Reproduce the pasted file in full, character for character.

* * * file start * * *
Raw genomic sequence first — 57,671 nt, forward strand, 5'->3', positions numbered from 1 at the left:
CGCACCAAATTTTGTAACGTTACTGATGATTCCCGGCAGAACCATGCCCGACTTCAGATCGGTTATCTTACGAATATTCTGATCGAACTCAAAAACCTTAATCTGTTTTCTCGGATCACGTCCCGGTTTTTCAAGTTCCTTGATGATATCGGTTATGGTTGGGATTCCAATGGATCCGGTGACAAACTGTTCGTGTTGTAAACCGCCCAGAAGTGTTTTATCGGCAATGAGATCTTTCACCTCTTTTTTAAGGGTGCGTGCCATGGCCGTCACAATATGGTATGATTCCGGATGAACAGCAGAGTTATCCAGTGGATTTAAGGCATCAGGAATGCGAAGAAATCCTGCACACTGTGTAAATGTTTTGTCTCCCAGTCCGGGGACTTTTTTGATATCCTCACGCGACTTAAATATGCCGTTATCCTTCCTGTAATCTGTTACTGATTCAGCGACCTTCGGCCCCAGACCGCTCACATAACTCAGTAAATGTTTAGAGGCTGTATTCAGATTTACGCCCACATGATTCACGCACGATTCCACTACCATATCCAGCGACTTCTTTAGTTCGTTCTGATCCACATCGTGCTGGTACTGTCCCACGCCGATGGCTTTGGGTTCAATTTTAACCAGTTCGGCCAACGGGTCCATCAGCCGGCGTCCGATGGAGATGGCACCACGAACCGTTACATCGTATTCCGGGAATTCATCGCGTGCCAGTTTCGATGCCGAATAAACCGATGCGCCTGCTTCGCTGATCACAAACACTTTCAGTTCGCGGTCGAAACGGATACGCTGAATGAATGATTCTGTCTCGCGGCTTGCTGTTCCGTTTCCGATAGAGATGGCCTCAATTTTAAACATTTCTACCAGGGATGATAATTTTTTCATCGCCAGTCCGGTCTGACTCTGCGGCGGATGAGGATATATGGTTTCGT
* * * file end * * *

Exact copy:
Raw genomic sequence first — 57,671 nt, forward strand, 5'->3', positions numbered from 1 at the left:
CGCACCAAATTTTGTAACGTTACTGATGATTCCCGGCAGAACCATGCCCGACTTCAGATCGGTTATCTTACGAATATTCTGATCGAACTCAAAAACCTTAATCTGTTTTCTCGGATCACGTCCCGGTTTTTCAAGTTCCTTGATGATATCGGTTATGGTTGGGATTCCAATGGATCCGGTGACAAACTGTTCGTGTTGTAAACCGCCCAGAAGTGTTTTATCGGCAATGAGATCTTTCACCTCTTTTTTAAGGGTGCGTGCCATGGCCGTCACAATATGGTATGATTCCGGATGAACAGCAGAGTTATCCAGTGGATTTAAGGCATCAGGAATGCGAAGAAATCCTGCACACTGTGTAAATGTTTTGTCTCCCAGTCCGGGGACTTTTTTGATATCCTCACGCGACTTAAATATGCCGTTATCCTTCCTGTAATCTGTTACTGATTCAGCGACCTTCGGCCCCAGACCGCTCACATAACTCAGTAAATGTTTAGAGGCTGTATTCAGATTTACGCCCACATGATTCACGCACGATTCCACTACCATATCCAGCGACTTCTTTAGTTCGTTCTGATCCACATCGTGCTGGTACTGTCCCACGCCGATGGCTTTGGGTTCAATTTTAACCAGTTCGGCCAACGGGTCCATCAGCCGGCGTCCGATGGAGATGGCACCACGAACCGTTACATCGTATTCCGGGAATTCATCGCGTGCCAGTTTCGATGCCGAATAAACCGATGCGCCTGCTTCGCTGATCACAAACACTTTCAGTTCGCGGTCGAAACGGATACGCTGAATGAATGATTCTGTCTCGCGGCTTGCTGTTCCGTTTCCGATAGAGATGGCCTCAATTTTAAACATTTCTACCAGGGATGATAATTTTTTCATCGCCAGTCCGGTCTGACTCTGCGGCGGATGAGGATATATGGTTTCGT